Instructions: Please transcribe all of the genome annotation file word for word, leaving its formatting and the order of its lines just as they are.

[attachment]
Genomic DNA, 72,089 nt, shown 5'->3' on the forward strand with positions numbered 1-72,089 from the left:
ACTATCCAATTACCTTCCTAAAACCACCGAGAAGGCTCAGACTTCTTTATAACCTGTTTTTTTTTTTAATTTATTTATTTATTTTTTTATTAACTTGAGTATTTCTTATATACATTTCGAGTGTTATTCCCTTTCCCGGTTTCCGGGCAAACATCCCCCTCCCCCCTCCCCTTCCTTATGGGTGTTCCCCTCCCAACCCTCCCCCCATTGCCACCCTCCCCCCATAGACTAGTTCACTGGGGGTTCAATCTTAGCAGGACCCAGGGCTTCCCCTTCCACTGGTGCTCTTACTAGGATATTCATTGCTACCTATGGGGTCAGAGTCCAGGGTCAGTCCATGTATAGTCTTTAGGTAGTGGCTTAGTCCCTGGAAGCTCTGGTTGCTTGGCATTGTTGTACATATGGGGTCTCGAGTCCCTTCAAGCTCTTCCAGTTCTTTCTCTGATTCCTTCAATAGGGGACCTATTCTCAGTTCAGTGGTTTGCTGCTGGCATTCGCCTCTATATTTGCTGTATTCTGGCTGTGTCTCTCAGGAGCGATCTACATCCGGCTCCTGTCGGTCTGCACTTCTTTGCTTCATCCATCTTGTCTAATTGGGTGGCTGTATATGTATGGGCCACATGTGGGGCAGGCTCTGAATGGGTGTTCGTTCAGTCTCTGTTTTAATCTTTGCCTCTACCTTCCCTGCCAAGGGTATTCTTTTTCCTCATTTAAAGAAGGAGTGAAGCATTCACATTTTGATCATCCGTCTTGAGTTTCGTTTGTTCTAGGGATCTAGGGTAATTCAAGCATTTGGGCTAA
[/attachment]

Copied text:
Genomic DNA, 72,089 nt, shown 5'->3' on the forward strand with positions numbered 1-72,089 from the left:
ACTATCCAATTACCTTCCTAAAACCACCGAGAAGGCTCAGACTTCTTTATAACCTGTTTTTTTTTTTAATTTATTTATTTATTTTTTTATTAACTTGAGTATTTCTTATATACATTTCGAGTGTTATTCCCTTTCCCGGTTTCCGGGCAAACATCCCCCTCCCCCCTCCCCTTCCTTATGGGTGTTCCCCTCCCAACCCTCCCCCCATTGCCACCCTCCCCCCATAGACTAGTTCACTGGGGGTTCAATCTTAGCAGGACCCAGGGCTTCCCCTTCCACTGGTGCTCTTACTAGGATATTCATTGCTACCTATGGGGTCAGAGTCCAGGGTCAGTCCATGTATAGTCTTTAGGTAGTGGCTTAGTCCCTGGAAGCTCTGGTTGCTTGGCATTGTTGTACATATGGGGTCTCGAGTCCCTTCAAGCTCTTCCAGTTCTTTCTCTGATTCCTTCAATAGGGGACCTATTCTCAGTTCAGTGGTTTGCTGCTGGCATTCGCCTCTATATTTGCTGTATTCTGGCTGTGTCTCTCAGGAGCGATCTACATCCGGCTCCTGTCGGTCTGCACTTCTTTGCTTCATCCATCTTGTCTAATTGGGTGGCTGTATATGTATGGGCCACATGTGGGGCAGGCTCTGAATGGGTGTTCGTTCAGTCTCTGTTTTAATCTTTGCCTCTACCTTCCCTGCCAAGGGTATTCTTTTTCCTCATTTAAAGAAGGAGTGAAGCATTCACATTTTGATCATCCGTCTTGAGTTTCGTTTGTTCTAGGGATCTAGGGTAATTCAAGCATTTGGGCTAA